3 Ways Automakers are Reworking Sourcing Strategies

3 Ways Automakers are Reworking Sourcing Strategies

  • With one of the most globalized supply chains, the automotive industry was hit significantly by the pandemic
  • This has forced automakers to shift their sourcing strategies to a more localized system of suppliers and warehouses
  • A build-where-you-sell strategy and reducing the number of car variants are some other methods automakers are using to simplify their supply chains
August 13, 2021 | Automotives Blogs

The automotive industry value chain is highly globalized with first, second and third-tier suppliers and manufacturers of various assemblies and sub-assemblies spread across different geographies.

Because of this, during the COVID-19 pandemic, automotive manufacturers struggled to source assemblies and components from their suppliers in different countries due to lockdowns and restrictions on the movement of goods and the resultant supply chain issues.

Through 2020 as the pandemic intensified, automakers like Hyundai, Kia and General Motors had to halt production due to parts shortages. In 2021, the new challenge for them is the shortage of semiconductors.

These developments have made automotive manufacturers rethink the tried-and-tested sourcing strategies they have used for decades.

1. A shift towards glocalization

The biggest change from automakers has been a shift from globalization to glocalization.

Before the pandemic, more than a decade of globalization meant that automotive supply chains had transformed into a complex system of interlinked supply bases spread across the globe lured by the low cost of production and labour in developing economies.

However, the pandemic laid bare the shortcoming of this system as it became clear that demand does not always guarantee supply. This has led to companies focus more on localized production and supply chain networks rather than global ones. For example, Japan last year earmarked $2.2 billion in funding to manufacturers that shift production out of China to Japan.

Also read: 3 Strategies to Help Automotives Mitigate Commodity Shortages

2. Reduction in global delivery footprint

Automotive manufacturers are also trying to reduce their global delivery footprint with a “build-where-you-sell” strategy.

To minimize the impact of supply chain issues, automakers are increasingly trying to assemble vehicles at local assembly sites. They are also shifting from the famous just-in-time inventory and minimum stocking model to a just-in-case model where local warehouses carry buffer stocks of assemblies and components in the event of any disruption to the supply chain.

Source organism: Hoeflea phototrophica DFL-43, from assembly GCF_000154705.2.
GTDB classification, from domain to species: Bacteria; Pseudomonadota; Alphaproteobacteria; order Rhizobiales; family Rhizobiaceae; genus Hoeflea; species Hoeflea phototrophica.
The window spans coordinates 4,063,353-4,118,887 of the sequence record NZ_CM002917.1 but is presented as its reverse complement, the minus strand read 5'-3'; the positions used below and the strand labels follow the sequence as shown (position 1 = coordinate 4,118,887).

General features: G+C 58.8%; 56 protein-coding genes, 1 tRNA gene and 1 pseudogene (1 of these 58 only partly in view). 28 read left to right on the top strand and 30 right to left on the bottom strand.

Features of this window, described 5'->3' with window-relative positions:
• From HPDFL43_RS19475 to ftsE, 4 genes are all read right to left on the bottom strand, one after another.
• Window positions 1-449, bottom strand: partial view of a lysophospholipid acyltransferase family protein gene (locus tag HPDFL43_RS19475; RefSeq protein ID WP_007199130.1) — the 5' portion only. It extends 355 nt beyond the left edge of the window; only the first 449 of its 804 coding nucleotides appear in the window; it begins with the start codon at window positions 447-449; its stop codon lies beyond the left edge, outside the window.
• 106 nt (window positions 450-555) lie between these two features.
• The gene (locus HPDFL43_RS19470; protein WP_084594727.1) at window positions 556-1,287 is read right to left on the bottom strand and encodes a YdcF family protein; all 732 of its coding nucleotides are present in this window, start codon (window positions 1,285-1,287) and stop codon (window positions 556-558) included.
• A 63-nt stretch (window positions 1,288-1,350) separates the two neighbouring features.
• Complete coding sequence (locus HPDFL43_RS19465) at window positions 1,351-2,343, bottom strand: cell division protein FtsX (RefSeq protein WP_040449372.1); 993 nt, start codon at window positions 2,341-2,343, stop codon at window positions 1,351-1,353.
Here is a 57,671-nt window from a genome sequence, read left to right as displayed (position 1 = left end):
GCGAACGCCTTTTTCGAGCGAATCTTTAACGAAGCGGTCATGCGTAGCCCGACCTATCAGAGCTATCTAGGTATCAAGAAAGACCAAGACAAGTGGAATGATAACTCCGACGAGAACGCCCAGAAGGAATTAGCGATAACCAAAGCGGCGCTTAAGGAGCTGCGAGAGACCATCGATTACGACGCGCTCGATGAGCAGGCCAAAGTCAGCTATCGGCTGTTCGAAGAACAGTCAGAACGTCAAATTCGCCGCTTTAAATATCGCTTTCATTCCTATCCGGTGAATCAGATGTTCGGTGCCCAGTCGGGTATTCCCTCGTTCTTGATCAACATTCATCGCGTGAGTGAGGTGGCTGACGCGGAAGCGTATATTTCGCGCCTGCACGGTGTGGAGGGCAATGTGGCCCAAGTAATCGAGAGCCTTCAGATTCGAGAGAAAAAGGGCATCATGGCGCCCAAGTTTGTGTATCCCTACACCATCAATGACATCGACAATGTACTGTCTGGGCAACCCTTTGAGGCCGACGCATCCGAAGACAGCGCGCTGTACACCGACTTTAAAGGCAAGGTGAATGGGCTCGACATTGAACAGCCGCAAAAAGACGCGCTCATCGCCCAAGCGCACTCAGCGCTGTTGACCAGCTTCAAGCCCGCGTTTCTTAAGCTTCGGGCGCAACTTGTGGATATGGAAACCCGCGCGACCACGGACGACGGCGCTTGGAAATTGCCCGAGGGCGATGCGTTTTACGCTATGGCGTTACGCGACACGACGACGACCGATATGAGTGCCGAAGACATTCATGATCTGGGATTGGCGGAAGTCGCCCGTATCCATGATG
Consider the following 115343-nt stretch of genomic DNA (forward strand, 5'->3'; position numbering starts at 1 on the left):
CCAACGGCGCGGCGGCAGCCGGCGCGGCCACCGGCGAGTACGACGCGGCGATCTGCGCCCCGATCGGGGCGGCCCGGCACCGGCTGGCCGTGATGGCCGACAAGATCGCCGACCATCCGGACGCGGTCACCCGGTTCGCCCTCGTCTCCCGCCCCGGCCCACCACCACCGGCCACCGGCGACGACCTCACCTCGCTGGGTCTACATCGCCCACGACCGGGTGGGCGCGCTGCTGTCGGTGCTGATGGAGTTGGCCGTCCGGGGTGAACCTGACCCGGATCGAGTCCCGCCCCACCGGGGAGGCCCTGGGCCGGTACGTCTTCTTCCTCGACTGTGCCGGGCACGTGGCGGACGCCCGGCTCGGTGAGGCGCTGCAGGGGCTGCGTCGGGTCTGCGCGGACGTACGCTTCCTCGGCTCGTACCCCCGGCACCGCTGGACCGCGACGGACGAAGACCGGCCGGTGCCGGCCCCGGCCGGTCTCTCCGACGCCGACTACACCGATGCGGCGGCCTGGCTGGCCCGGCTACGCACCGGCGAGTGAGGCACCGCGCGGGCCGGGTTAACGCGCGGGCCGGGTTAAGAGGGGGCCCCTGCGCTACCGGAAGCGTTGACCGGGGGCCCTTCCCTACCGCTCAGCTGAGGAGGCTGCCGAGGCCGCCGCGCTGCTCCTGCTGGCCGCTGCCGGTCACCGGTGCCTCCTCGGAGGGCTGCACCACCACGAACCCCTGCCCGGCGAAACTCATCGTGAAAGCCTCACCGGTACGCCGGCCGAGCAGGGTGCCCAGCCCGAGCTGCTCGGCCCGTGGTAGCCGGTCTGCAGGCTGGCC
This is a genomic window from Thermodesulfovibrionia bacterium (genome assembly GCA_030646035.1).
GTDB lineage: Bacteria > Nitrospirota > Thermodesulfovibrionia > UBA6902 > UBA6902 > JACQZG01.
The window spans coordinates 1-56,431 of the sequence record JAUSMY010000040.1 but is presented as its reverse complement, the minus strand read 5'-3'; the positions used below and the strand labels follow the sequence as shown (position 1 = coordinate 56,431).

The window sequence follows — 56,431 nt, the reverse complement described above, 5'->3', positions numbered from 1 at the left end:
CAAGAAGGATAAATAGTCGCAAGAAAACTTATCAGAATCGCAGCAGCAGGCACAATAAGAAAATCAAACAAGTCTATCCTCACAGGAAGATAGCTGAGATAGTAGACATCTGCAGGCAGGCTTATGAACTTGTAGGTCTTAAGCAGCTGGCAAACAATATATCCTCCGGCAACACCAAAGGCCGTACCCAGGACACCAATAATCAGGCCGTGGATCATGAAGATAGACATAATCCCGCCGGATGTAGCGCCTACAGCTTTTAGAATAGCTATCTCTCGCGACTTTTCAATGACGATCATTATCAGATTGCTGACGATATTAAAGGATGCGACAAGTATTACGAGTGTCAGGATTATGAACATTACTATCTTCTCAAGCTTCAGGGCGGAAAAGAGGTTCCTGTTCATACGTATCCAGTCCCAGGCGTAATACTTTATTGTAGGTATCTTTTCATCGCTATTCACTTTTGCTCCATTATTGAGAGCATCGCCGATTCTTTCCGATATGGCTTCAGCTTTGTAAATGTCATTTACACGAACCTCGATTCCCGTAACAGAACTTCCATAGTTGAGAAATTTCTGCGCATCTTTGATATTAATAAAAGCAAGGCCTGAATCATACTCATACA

3. Lower number of car variants

Automakers are also reducing the number of customer-specific variants they manufacture. Lowering the number of variants on offer decreases the number of unique parts and components needed for assembly. This lessens the complexity during sourcing as well as stocking inventories besides also freeing up resources to make more electric vehicles.

Conclusion

Apart from these changes to their sourcing strategies, automakers are employing automation, IoT and ensuring better support from original equipment manufacturers to their suppliers to make supply chains and assembly lines robust.

Of all these sourcing changes, the shift towards a more local supply chain is being seen as the most fundamental, not only for the automotive industry but for other sectors that rely on a global supply network to keep their businesses running.

Turn ideas into action. Talk to GEP.

GEP helps enterprise procurement and supply chain teams at hundreds of Fortune 500 and Global 2000 companies rapidly achieve more efficient, more effective operations, with greater reach, improved performance, and increased impact. To learn more about how we can help you, contact us today.

Wayne Clark

Vice President, Global Delivery

Wayne has over 20 years of procurement and supply chain experience, leading the design and transition of multiple large-scale procurement outsourcing engagements.

At GEP, he is responsible for procurement strategy, transformation, organization design, strategic sourcing, collaborative supplier management and strategic change management.

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